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Chapter 4 notes

by: Joshua Notetaker

Chapter 4 notes NROSCI 1017

Joshua Notetaker
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About this Document

Helps with neurophys basics
Synaptic Transmission
Stephen Meriney
Class Notes
Ion Channels and Signaling, Neurophysics




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This 4 page Class Notes was uploaded by Joshua Notetaker on Tuesday January 12, 2016. The Class Notes belongs to NROSCI 1017 at University of Pittsburgh taught by Stephen Meriney in Fall 2016. Since its upload, it has received 111 views. For similar materials see Synaptic Transmission in Neuroscience at University of Pittsburgh.


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Date Created: 01/12/16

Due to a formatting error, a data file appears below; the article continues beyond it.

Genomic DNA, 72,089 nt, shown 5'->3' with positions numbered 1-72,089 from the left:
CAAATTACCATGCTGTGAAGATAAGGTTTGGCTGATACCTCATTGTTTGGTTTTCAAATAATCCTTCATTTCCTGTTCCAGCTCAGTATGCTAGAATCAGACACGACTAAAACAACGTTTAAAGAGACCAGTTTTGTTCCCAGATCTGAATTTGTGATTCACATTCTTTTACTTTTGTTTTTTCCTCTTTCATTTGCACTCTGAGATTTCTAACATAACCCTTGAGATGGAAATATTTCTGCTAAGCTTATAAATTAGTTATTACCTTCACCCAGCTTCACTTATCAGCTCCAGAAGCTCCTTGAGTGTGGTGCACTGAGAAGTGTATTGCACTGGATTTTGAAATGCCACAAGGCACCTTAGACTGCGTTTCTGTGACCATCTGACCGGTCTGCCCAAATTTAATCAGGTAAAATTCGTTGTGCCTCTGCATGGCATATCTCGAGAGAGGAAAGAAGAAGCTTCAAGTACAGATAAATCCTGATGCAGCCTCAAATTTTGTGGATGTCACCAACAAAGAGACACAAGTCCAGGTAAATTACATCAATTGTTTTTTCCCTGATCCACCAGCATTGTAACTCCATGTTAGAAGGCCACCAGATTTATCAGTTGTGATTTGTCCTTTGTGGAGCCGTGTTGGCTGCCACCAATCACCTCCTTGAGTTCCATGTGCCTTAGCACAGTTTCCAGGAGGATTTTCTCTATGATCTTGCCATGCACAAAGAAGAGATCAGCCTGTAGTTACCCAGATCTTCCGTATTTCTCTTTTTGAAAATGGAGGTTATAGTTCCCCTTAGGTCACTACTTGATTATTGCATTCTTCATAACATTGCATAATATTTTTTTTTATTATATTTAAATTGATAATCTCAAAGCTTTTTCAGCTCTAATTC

Chapter 4: Ion Channels and Signaling 1/12/16 3:04 PM Chapter 1 covers the introduction slide if you want to read it, but any notes would most likely be repeats of notes taken in intro to neuro. As it happens, notes from Dr. Meriney may also be similar to those taken from these chapters, but as he said, the language and presentation will be different. Key Terms: Graded Potential: Potentials specific to regions of a cell membrane Action Potential: Potential propagated along the entire neuron. Resting Membrane Potential: The electrical potential the cell reaches when it stabilizes and is not propagating a signal. Negative Potential: Inside of the cell is negative compared to the outside. Depolarization: Membrane potential is less negative. Hyperpolarization: Membrane potential is more negative. Transport Molecules: (pumps and transporters) move substances across the membrane against their electrochemical gradients. Vestibule: the open ends of ion channel proteins. Selectivity Filter: A ring of charges in the plane of the membrane that constricts ion channels. Negative to promote cations and positive to promote anions. Agonist vs. Antagonist: Agonist means the molecule’s presence increases the effects of a neurotransmitter while antagonists decrease effects of a neurotransmitter. Outside-in Membrane Patch: Records section of membrane Outside-out Membrane Patch: Records whole cell potential. Current: Flow of ions. Depends on the channel as well as the membrane potential. Key Concepts: Mean Open Time (t): While open time seems to vary randomly, on average certain channels will stay open at different lengths of time. (Individual movements are in the order of 1E-12 meters with frequencies close to 1E13 HZ.) An example of this variability is determined with frequency of finding channels open and closed. K and Cl channels associate with resting membrane potential are found to be open more often than others. Note: Activation and deactivation of a channel means increase or decrease in the probability of the channel opening, not an increase or decrease in the mean channel open time. Modes of Activation: Voltage-sensitive channels respond to physical changes while ligand-activated channels respond to chemical agonists. The voltage- sensitive sodium channel for example, depolarizes the cell, but only after the rising phase of the action potential in order to regenerate. (covered more in chapter 7) Examples (not rigid): Voltage include stretch activated while Ligand include post - synaptic and pre-synaptic bindings. Measurement of Single-Channel Current Studies: Ling and Gerard 1949 was the first study to record membrane potentials or currents from whole cells. They used really small electrodes to get the currents inside cells. Katz and Miledi 1970 recorded noise produced by acetylcholine (Ach) inside frog muscle fibers. These channels were ligand-gated in the postsynaptic membrane. When Katz and Miledi applied Ach to the area they were testing, they noticed “noisy” depolarization, meaning that there was variation in the opening of channels. They applied noise analysis which works on the principles: 1. Single channel currents are large 2. Channels that open for a long time will produce low- frequency noise. Take-away: this was the first study that could publish information on the functioning of an individual ion-channel. Erwin Nher and Bert Sakmann created patch clamp recording in 1978 which essentially sucks part of the membrane into a pipette in order to receive current only from that part of the membrane. The benefits are clear rectangular currents signaling the opening and closing of individual channels, as well as being able to record extremely small currents (courtesy of the superior seal formed by suction). Driving force is represented by V-V(0) meaning the voltage now, minus the voltage at which the current is 0. This difference “V-V0” displays the effect voltage has on current while conductance represents the channels influence on current. Channel Conductance: The time between open and closed states provides information about steps involved in activation, while the channel current is a direct measure of the speed at which ions move through a channel. Ohm’s law is I=y(V-V(0)) or Current=conductance*driving force In summary: Current= The attributes of the channel*The voltage situation. There are 2 relevant attributes of a channel: 1. the ease at which ions pass through when unhindered, and 2. the concentrations around the channel at a given time. Text book gives this relationship: Open channel!permeability ; Permeability + ions! Conductance Equilibrium Potential: An ion current through a channel depends on both electrical potential and electrochemical gradient (AKA concentrations gradient). Potassium equilibrium potential, E(K) is when the electrochemical gradient is such that the concentration of K is balanced. When the membrane potential is at E(K) the driving force for K is 0. This means that when the K ions are at E(K) the driving force is V-E(K). The Nernst Equation is similar to equations seen in chemistry, except the constant k is equal to RT/zF. F is the Faraday or the number of coulombs of charge in one mole of monovalent ion. The Nernst equation for potassium would be: E(k)= k(ln[k]0 - ln[k]i ). In english this reads, the equilibrium potential for potassium = the constant for potassium*(log of potassium’s concentration outside Minus the log of potassium’s concentration inside). -You can see why they use symbols. One caveat provided by the book is that ions interact with other particles, so concentrations are not the best measure. Activity is more exact, but as is explained in Chapter 6, concentration and activity are fairly close to each other. Non-linear I; V relationships (current; voltage): As a cell depolarizes away from equilibrium the outward current increases more and more rapidly. As a cell hyperpolarizes the inward current increases more slowly. This is because the the [K+] is much higher inside the pipette than in the external solution, there are more ions available to carry outward current than inward current. This difference is made more evident as membrane potential goes to either extreme. Inward Rectifier Channels do not experience the expected relationship because the channels do not permit outward movement when potential is reversed, (remember inward is hyperpolarizing aka more negative. Ion Permeation (permitting) is not just through diffusion, ions are selectively brought in by binding to active sites within the channels as well. The electrochemical and concentration forces bring particular ions to the sites, and incoming ions will settle into active sites pushing previous ions through the channel.